Eating healthy doesn’t have to cost an arm and leg. Keeping to a budget and staying on track health wise is a possible. You too can be a supermarket pro.
First things first, make a list. Planning out meals for the week will make sure you have a game plan before you get to the store. Come up with healthy weeknight meals that are quick and easy. Take inventory of your cupboard and fridge and make a detailed list.
Now, the most important rule of all, DON’T, I repeat DO NOT go the grocery store hungry. This can only lead to impulse buys and a candy bar at checkout. Eat a healthy snack before your hit the road. Your wallet will thank you later.
Know where the healthy foods are located. Shopping the perimeter of the store is where you can find the most nutritious foods. If you only shop the perimeter of the store you will find produce, meat / protein, dairy and whole grains in the bakery. The isles are where the junk food and sugary soda drinks are. Stick to the outside and you will be in the clear.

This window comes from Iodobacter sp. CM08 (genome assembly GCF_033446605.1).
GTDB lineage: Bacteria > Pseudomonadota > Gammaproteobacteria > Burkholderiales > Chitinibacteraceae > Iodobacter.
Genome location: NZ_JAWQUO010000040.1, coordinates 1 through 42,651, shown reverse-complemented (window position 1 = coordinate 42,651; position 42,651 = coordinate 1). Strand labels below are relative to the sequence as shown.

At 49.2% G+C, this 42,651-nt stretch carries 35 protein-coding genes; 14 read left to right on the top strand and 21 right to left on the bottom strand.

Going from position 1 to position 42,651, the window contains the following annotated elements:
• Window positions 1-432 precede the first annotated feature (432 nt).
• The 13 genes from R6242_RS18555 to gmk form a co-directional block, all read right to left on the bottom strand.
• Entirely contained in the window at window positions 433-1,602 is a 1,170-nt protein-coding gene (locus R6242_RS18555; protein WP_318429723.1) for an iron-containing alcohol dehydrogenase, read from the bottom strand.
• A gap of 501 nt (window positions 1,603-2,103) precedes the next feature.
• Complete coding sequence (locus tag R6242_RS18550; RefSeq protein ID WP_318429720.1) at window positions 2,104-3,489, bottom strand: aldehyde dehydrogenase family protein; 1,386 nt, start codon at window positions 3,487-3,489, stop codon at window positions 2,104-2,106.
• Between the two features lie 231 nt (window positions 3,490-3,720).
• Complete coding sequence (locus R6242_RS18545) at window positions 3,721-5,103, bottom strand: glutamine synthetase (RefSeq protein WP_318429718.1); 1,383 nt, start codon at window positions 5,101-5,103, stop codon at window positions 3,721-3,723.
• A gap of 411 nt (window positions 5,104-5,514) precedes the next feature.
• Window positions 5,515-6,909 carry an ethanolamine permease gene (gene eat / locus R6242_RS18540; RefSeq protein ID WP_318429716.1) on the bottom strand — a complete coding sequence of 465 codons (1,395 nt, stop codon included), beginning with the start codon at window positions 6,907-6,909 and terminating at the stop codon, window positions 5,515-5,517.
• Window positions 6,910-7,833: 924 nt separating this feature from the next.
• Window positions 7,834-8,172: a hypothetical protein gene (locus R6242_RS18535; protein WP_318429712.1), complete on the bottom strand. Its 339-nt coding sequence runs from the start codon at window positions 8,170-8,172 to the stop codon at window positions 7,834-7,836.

Don’t fall into the marketing trap. Just because the packaging says it is a “health food” or it is “all natural” doesn’t mean that it is the most nutritious choice. Look at the ingredient list. Anything you can’t pronounce you probably shouldn’t put into your body. A good rule of thumb is to find an ingredient list that has 5 or less ingredients that will likely ensure it will have the least amount of additives and preservatives.
Check out the grocer fliers and see what is on sale. You can use this information to plan your meals and know which foods to add to your list. Try to eat what is in season. Not only will the fruits and vegies be perfectly ripe but they will be less expensive. If seasonal isn’t always an option like in the dead of winter, frozen fruits and vegetables are just as nutrition for half the price.
Buying in bulk can seem daunting and but some food products may make sense to buy in bulk. This will depend on your family’s preferences. Generally foods that will not spoil easily are good items to consider buying in bulk. Things like rice, beans, and canned goods are good examples.
Lastly remember that convenience cost. Anything that is portioned out for you will be more expensive. Buying individual yogurts instead of a larger tub can be nearly twice the cost. Try portioning out snacks for yourself. This will save you money and packaging.